You worked with her for over a year at the shitty chain restaurant down the eight-lane boulevard from Palm Beach Island and west to Belle Glade and its pillars of black cane smoke. She has given you several pet names and takes you to the bar next door, where the bartender serves you underaged. The kitchen guys do coke in the bathroom and laugh about everything the servers fuck up all day. Ray tells you that he used to cook for the Grateful Dead, followed the band, and ate every drug you could imagine. She helped you get a job at the higher-end restaurant on the road just north of there, in a better part of town by the equestrian community you grew up near. You tell all of this to Ray.
“We never owned a horse. We had a miniature pony once.”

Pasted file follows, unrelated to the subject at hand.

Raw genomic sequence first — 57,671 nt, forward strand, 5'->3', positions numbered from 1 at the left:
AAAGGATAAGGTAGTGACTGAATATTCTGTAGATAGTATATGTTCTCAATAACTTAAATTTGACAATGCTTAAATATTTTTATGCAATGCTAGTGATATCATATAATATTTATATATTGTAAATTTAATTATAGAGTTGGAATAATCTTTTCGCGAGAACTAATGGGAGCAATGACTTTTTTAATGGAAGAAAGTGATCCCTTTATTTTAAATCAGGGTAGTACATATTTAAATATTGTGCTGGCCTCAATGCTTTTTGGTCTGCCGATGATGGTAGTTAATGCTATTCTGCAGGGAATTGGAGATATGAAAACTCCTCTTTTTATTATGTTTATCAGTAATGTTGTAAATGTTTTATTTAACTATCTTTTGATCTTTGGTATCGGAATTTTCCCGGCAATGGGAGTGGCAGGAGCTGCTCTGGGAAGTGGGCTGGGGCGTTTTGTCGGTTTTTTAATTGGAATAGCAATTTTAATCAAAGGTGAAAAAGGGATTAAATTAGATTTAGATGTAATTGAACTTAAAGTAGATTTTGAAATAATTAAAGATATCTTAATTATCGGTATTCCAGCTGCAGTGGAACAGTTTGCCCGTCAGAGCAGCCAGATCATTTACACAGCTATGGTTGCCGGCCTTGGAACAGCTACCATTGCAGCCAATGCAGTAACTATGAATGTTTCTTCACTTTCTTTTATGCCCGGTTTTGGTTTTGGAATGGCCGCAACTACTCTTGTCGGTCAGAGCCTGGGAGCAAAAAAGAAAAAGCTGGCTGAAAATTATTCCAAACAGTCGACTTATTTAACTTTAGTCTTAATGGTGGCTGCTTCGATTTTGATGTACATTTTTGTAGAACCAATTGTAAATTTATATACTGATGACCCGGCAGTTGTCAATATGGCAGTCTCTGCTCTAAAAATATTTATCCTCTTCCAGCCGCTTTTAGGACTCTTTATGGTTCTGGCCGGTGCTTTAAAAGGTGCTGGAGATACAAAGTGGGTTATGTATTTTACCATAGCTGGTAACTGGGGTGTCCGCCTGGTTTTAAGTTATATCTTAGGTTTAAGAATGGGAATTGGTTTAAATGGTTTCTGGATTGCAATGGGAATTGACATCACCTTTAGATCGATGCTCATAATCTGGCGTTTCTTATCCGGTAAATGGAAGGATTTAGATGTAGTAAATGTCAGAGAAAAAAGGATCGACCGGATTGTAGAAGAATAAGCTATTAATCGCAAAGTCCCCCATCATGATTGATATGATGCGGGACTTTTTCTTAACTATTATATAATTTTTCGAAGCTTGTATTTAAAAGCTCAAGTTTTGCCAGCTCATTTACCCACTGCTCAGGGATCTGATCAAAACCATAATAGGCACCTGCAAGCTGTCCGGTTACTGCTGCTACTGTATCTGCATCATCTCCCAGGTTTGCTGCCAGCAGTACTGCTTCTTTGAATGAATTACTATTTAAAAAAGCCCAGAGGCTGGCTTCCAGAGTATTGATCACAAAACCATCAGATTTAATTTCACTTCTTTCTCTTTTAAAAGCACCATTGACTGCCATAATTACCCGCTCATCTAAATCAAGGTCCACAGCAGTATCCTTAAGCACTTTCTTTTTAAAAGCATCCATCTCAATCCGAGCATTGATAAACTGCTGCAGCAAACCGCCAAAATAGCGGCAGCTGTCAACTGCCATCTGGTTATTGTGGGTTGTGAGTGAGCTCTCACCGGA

He hands you a cigarette while you watch the sunrise on a hidden mangrove beach. “I lived on a ranch up in Kansas a couple of lifetimes ago,” he says, “what happened to it?” After cooking, he volunteered for the Army, where he listened to conversations over the radio in the first Gulf War. He has tinnitus because they had to have the signal at full blast.
“She was sick, and we couldn’t take care of her. They say that miniature ponies have deformative problems. Because they’re bred to be so small, their teeth and bones don’t grow right. Their frames want to keep growing, and their bodies don’t.”
“Like a goldfish.” He looks past you with his greying eyes, eyebrows hanging low, and seems pointed.
“They needed a bigger bowl.”